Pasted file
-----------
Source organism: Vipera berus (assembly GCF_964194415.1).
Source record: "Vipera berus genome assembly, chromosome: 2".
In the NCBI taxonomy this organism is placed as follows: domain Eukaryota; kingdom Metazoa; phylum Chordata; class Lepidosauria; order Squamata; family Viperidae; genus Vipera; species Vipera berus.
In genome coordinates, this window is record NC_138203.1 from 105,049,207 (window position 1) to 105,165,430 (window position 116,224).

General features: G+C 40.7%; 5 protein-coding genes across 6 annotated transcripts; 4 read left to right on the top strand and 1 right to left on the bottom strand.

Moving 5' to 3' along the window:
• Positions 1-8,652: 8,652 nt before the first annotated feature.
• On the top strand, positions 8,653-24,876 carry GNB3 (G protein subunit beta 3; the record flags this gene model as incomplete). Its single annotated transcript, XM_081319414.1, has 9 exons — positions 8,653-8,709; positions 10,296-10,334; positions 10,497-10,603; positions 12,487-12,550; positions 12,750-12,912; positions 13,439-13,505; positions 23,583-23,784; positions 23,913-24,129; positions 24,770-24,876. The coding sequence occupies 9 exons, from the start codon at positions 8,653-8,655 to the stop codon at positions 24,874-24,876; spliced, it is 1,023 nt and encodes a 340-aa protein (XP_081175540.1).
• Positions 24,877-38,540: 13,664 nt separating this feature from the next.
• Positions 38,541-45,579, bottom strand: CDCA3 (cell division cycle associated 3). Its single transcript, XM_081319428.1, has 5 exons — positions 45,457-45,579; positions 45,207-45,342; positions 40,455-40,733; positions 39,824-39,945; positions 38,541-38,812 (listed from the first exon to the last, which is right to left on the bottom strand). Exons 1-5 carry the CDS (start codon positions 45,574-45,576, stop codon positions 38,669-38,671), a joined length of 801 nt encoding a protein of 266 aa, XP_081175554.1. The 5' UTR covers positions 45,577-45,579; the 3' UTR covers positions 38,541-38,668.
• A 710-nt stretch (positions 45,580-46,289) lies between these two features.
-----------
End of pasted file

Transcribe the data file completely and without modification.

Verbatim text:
Source organism: Vipera berus (assembly GCF_964194415.1).
Source record: "Vipera berus genome assembly, chromosome: 2".
In the NCBI taxonomy this organism is placed as follows: domain Eukaryota; kingdom Metazoa; phylum Chordata; class Lepidosauria; order Squamata; family Viperidae; genus Vipera; species Vipera berus.
In genome coordinates, this window is record NC_138203.1 from 105,049,207 (window position 1) to 105,165,430 (window position 116,224).

General features: G+C 40.7%; 5 protein-coding genes across 6 annotated transcripts; 4 read left to right on the top strand and 1 right to left on the bottom strand.

Moving 5' to 3' along the window:
• Positions 1-8,652: 8,652 nt before the first annotated feature.
• On the top strand, positions 8,653-24,876 carry GNB3 (G protein subunit beta 3; the record flags this gene model as incomplete). Its single annotated transcript, XM_081319414.1, has 9 exons — positions 8,653-8,709; positions 10,296-10,334; positions 10,497-10,603; positions 12,487-12,550; positions 12,750-12,912; positions 13,439-13,505; positions 23,583-23,784; positions 23,913-24,129; positions 24,770-24,876. The coding sequence occupies 9 exons, from the start codon at positions 8,653-8,655 to the stop codon at positions 24,874-24,876; spliced, it is 1,023 nt and encodes a 340-aa protein (XP_081175540.1).
• Positions 24,877-38,540: 13,664 nt separating this feature from the next.
• Positions 38,541-45,579, bottom strand: CDCA3 (cell division cycle associated 3). Its single transcript, XM_081319428.1, has 5 exons — positions 45,457-45,579; positions 45,207-45,342; positions 40,455-40,733; positions 39,824-39,945; positions 38,541-38,812 (listed from the first exon to the last, which is right to left on the bottom strand). Exons 1-5 carry the CDS (start codon positions 45,574-45,576, stop codon positions 38,669-38,671), a joined length of 801 nt encoding a protein of 266 aa, XP_081175554.1. The 5' UTR covers positions 45,577-45,579; the 3' UTR covers positions 38,541-38,668.
• A 710-nt stretch (positions 45,580-46,289) lies between these two features.